I Am Not Your Negro — An Immensely Powerful Film that Everyone Needs to See

Please go see this powerful docoumentary!  I Am Not Your Negro was written by James Baldwin, who died in 1987 at the age of 63, and directed by Raoul Peck with narration by Samuel Jackson.  If you are too young to remember the civil rights movement of the 60’s, you will learn a lot.  Even if you are familiar with the era, the film will teach you new things and remind you that the struggle is far from over.  There is nothing preachy about this film — the passion of the movement and its heroes make the movie fly by.  The film is extremely well done — so well done that I was swept up by the drama of it all and didn’t take note of the undoubtedly brilliant editing.

James Baldwin was inspired to write this film by the 1960’s assassinations of Medgar Evers, Malcom X and Martin Luther King.  He knew all three men, all of whom died before the age of 40, and shows them as young men facing unimaginable challenges.  The film shows moving footage of all three, plus film of many other players of the time.  Baldwin’s recounting of Lorraine Hansberry’s meeting with Bobby Kennedy is only one of the remarkable stories in this amazing film, but I was also struck by excerpts from Malcolm X’s speeches, because I was less familiar with them.  We lost so much when we lost these three men.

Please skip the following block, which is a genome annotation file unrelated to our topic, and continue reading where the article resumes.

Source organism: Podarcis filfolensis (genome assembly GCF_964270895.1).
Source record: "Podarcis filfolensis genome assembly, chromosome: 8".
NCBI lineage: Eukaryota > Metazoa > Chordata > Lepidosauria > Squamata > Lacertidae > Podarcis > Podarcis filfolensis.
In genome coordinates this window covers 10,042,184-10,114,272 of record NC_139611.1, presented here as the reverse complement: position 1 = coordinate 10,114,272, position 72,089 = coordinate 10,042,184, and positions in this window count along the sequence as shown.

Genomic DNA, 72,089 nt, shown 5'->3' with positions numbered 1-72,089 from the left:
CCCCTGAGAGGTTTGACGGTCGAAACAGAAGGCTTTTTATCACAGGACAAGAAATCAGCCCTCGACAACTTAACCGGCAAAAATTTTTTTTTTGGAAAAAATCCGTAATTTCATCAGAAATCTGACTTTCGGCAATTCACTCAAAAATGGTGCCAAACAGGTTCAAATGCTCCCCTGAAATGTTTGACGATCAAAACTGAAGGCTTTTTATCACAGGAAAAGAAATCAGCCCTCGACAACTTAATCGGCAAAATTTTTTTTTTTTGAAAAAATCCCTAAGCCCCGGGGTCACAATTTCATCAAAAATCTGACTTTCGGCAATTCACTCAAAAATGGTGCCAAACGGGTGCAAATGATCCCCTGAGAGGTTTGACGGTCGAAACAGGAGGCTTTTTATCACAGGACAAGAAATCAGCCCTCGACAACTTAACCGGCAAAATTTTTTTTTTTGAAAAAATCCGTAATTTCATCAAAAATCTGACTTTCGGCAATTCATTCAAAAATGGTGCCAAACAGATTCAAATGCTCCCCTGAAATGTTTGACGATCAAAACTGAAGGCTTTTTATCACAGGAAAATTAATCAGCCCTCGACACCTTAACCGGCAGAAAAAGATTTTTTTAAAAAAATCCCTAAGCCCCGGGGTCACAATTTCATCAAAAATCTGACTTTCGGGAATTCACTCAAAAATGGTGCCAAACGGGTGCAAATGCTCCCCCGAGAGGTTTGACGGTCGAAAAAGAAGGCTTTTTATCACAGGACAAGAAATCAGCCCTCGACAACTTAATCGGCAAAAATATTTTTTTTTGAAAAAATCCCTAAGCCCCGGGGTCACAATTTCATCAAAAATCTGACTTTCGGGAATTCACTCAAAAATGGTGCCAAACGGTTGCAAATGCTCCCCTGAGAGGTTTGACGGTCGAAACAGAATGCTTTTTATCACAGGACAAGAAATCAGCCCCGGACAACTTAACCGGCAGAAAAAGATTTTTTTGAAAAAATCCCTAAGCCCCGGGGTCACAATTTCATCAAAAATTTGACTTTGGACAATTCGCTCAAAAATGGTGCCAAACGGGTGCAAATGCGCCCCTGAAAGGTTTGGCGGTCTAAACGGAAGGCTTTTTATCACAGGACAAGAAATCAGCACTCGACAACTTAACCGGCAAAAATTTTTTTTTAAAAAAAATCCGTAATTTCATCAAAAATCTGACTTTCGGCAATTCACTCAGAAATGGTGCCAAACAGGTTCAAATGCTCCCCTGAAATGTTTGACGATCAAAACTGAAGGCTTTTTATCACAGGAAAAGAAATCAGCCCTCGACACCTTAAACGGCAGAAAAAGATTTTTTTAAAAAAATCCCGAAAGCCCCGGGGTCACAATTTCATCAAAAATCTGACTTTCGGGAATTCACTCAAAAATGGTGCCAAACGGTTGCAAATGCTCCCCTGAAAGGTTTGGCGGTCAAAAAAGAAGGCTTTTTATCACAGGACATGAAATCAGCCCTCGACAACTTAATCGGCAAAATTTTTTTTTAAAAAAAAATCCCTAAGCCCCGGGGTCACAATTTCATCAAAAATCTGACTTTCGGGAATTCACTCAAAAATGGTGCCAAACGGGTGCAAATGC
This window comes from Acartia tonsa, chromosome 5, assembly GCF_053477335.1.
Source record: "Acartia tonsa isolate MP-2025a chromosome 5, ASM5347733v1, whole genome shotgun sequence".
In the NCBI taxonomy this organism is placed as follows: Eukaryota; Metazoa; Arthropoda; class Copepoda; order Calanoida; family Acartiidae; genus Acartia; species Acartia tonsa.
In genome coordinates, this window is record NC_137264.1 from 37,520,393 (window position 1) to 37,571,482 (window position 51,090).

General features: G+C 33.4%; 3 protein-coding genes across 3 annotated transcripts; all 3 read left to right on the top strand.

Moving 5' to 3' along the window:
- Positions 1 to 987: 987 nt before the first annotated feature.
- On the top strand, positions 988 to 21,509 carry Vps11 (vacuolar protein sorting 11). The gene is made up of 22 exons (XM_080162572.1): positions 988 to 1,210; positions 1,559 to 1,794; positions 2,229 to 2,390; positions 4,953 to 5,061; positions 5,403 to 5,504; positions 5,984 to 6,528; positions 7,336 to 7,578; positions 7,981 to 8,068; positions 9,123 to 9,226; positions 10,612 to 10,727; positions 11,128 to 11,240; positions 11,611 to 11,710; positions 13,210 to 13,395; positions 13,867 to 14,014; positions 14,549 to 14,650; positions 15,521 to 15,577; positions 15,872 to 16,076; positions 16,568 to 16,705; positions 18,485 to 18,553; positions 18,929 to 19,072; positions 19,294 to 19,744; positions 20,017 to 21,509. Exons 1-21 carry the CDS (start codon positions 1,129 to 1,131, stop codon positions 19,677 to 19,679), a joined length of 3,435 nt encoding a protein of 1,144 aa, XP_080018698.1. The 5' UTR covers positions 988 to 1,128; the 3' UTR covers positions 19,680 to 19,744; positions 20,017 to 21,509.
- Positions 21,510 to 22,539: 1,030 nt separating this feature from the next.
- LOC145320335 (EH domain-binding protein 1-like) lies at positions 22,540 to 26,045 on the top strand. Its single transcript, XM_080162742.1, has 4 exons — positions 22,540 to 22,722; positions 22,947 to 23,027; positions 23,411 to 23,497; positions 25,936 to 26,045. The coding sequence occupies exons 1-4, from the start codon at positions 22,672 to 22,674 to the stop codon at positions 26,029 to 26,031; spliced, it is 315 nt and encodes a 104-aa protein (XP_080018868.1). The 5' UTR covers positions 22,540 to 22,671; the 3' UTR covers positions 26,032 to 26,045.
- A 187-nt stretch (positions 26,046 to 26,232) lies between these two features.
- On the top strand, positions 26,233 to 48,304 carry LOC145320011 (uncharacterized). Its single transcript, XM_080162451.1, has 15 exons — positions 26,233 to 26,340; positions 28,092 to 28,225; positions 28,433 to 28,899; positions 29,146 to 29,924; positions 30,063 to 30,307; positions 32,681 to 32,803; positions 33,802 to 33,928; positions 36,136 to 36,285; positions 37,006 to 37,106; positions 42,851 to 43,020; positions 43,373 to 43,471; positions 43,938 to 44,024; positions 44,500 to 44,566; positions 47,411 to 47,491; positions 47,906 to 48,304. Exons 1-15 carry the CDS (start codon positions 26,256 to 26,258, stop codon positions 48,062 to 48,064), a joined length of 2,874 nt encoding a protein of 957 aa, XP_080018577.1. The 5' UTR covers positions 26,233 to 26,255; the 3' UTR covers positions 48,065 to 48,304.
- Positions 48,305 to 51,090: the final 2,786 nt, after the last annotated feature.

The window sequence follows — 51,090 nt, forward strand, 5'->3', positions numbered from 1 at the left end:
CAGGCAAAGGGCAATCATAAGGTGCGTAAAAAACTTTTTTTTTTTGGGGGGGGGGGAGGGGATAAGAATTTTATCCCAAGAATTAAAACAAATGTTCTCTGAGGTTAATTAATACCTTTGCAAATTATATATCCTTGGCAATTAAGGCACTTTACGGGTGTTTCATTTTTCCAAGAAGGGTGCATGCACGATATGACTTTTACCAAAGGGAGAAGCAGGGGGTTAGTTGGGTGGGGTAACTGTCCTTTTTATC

Baldwin himself appears frequently, and his every appearance drives the film and our understanding of the struggle.  Baldwin’s interviews by Dick Cavett and his speech at Cambridge University’s debate forum are brilliant.  He combines anger, fear and shock with articulate analysis about what is happening and why.  He’s not yelling; he is explaining.  His blunt and bleak assessments are utterly compelling, yet he claims a small measure of hope, for why else would he be doing what he is doing.

Footage of more recent police shootings add urgency and remind us that this struggle is far from over, and that no one with a conscience can claim otherwise.  In these difficult times when so many would erase history, we need to know what happened and why, as well as to better understand the anger and fear our brutal history of prejudice has engendered.